The weather could not be worse, rain, rain and showers and cold and misty, but we could not be happier, anchored in Reid Inlet after an easy sail up West Glacier Bay. Reid Inlet is a delightful bay separated from the fiord by two sandbars that you zig zag through to get in. Then it is like being on a lake, just a little over a mile long and not that wide. It is surrounded by steep rocky hills where green is slowly growing after the glacier’s retreat. The Glacier, of course is at the other end of the inlet staring at us from the sand bar end where we have anchored.
After retreating for 50 years and then advancing a bit, Reid is now stable with a small section of ice reaching the water which makes one of few tidal glaciers. Some of the ice at the waterline is still pure and crystal blue.
We are able to get very close in the boat and then even closer on foot after hiking the shore of the inlet from one end to the other. Beautiful walking on the beach, with already many wildflowers growing and a few black oyster catchers squeaking.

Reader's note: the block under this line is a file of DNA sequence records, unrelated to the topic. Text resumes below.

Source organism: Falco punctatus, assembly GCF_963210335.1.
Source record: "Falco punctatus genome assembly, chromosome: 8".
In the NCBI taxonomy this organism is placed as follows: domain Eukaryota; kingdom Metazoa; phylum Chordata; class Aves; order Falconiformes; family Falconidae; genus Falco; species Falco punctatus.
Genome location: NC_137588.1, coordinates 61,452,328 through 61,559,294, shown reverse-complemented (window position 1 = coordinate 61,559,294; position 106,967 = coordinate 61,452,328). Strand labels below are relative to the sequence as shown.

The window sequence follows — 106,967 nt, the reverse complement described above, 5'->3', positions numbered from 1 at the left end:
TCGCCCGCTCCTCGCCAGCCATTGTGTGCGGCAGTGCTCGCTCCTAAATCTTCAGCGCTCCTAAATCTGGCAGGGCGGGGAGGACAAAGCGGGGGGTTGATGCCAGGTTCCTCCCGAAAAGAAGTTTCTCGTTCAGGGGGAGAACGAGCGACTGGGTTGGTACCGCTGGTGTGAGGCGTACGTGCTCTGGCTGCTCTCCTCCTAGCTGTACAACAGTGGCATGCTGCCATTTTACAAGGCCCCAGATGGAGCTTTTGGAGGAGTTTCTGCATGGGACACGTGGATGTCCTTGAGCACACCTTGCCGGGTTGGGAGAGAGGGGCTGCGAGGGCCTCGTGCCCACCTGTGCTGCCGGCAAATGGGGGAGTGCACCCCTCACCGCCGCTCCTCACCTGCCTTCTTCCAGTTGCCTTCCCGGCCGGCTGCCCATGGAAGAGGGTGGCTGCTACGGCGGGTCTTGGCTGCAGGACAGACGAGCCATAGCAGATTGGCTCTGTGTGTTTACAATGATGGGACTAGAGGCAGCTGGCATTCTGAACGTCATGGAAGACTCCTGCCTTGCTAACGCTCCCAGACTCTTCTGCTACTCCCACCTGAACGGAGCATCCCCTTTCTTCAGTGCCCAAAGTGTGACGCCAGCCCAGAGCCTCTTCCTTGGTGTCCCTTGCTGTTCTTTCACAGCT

We cross a dozen waterfalls, walk in the glacier’s bed, a mix of sandy clay and gravel. Lots of granite, quartz and also basalt rocks. Dunnery even wanders to the edge of a crevasse and up on the ice stepping from piece of rock to piece of rock as they are attached to the ice.
Glacier Ice shimmers with deep blue hues because of the way the light passes through it. Ice crystals absorb all colours of the spectrum reflecting only the short blue wavelengths of light. The colour is more intense on overcast days, which explains the navy blue ice in my pictures!!! After floating for a while, bergs deteriorate with air and salt water contact causing air bubbles. Losing density the ice then appears white.